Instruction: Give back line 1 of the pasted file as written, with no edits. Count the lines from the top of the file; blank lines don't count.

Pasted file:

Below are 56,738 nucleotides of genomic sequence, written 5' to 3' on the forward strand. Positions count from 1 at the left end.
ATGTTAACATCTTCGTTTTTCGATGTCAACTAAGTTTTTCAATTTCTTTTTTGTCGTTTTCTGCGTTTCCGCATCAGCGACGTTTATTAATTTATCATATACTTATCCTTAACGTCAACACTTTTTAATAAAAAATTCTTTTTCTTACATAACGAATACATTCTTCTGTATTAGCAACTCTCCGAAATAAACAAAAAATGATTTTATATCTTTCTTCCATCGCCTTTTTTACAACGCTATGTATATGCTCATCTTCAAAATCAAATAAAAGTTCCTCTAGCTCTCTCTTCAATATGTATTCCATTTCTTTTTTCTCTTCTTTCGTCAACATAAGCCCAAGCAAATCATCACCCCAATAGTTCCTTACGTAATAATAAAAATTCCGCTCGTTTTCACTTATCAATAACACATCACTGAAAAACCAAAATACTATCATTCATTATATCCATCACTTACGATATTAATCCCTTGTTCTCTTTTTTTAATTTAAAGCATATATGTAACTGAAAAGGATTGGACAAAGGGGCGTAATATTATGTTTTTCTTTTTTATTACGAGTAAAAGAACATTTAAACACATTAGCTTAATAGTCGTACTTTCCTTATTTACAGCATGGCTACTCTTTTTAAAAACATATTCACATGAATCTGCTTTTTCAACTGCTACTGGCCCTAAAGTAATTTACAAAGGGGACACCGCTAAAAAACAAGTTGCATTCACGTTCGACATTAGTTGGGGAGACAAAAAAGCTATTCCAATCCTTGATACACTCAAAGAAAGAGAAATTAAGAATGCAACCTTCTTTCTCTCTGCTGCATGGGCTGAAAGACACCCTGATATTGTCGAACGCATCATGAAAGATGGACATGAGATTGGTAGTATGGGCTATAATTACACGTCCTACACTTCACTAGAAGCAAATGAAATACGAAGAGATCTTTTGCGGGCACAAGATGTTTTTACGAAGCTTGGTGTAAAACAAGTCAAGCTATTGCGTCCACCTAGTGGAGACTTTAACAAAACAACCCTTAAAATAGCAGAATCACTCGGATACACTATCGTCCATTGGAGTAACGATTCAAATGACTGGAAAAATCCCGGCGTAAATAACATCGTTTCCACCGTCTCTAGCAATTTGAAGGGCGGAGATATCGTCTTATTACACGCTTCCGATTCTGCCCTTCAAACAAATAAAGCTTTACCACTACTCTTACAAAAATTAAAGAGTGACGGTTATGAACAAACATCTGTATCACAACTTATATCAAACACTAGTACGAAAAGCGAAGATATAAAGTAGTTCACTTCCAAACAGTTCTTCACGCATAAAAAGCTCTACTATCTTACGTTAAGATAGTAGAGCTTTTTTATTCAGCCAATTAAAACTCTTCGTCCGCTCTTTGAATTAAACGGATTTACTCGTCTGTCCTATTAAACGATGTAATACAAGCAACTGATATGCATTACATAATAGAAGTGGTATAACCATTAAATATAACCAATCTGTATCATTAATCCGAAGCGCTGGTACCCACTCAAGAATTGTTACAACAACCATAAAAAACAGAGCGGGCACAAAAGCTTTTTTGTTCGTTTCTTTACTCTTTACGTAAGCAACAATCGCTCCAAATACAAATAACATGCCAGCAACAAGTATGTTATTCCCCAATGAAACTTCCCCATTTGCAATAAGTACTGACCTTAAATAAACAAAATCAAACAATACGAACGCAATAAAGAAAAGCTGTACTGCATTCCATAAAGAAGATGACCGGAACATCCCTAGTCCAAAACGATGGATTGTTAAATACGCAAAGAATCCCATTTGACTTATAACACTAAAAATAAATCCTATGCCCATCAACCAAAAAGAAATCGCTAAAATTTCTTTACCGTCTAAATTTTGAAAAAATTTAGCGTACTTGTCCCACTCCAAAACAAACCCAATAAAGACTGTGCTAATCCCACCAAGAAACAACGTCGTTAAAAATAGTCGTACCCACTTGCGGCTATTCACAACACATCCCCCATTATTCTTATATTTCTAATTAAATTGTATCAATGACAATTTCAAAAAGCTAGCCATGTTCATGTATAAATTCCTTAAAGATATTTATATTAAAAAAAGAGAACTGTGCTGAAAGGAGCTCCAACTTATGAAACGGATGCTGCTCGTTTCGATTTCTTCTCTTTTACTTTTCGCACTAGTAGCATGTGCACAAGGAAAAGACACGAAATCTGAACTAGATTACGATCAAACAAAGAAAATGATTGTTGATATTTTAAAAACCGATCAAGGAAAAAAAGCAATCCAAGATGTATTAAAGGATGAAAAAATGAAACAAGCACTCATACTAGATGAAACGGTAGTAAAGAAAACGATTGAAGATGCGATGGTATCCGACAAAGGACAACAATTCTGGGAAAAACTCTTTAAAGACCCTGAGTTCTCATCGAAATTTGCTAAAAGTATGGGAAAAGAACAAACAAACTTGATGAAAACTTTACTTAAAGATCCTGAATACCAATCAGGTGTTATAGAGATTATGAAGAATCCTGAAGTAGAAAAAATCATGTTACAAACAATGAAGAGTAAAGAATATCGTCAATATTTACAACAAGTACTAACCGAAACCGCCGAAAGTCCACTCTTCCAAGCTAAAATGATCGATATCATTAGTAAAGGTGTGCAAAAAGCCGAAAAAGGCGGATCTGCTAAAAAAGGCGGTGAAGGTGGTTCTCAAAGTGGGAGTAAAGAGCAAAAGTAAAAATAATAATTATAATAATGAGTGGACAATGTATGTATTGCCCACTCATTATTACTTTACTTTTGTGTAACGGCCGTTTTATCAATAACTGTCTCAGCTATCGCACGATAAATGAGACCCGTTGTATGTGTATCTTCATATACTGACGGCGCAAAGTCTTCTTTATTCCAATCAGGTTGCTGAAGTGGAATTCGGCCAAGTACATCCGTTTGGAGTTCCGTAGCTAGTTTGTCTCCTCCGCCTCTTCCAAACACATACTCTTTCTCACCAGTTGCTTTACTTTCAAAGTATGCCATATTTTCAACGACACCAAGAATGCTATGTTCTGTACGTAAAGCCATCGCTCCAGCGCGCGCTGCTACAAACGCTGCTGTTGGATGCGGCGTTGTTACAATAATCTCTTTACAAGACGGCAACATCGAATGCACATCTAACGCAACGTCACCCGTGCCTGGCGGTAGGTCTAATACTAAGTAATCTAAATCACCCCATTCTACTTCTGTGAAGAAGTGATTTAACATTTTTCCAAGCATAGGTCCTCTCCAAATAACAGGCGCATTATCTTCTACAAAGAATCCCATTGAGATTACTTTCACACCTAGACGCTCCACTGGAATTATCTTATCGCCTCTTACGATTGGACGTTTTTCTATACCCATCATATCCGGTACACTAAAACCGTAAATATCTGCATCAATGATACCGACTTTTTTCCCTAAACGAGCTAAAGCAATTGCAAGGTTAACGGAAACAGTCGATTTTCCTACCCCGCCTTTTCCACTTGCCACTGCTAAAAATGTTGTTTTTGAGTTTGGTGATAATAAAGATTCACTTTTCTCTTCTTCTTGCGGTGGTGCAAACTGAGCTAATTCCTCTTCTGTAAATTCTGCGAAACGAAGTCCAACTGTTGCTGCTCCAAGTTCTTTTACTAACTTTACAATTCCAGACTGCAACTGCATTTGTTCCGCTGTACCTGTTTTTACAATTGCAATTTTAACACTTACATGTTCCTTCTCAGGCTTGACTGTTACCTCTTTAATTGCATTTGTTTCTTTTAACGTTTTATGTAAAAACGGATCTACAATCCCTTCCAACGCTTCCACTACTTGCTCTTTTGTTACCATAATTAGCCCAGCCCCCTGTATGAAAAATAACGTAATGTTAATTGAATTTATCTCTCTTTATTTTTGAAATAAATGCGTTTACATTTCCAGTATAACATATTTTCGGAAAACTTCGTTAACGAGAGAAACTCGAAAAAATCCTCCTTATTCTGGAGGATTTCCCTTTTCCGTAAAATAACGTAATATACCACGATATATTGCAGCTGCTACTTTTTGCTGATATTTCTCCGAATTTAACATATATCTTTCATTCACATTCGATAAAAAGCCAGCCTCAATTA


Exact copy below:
Below are 56,738 nucleotides of genomic sequence, written 5' to 3' on the forward strand. Positions count from 1 at the left end.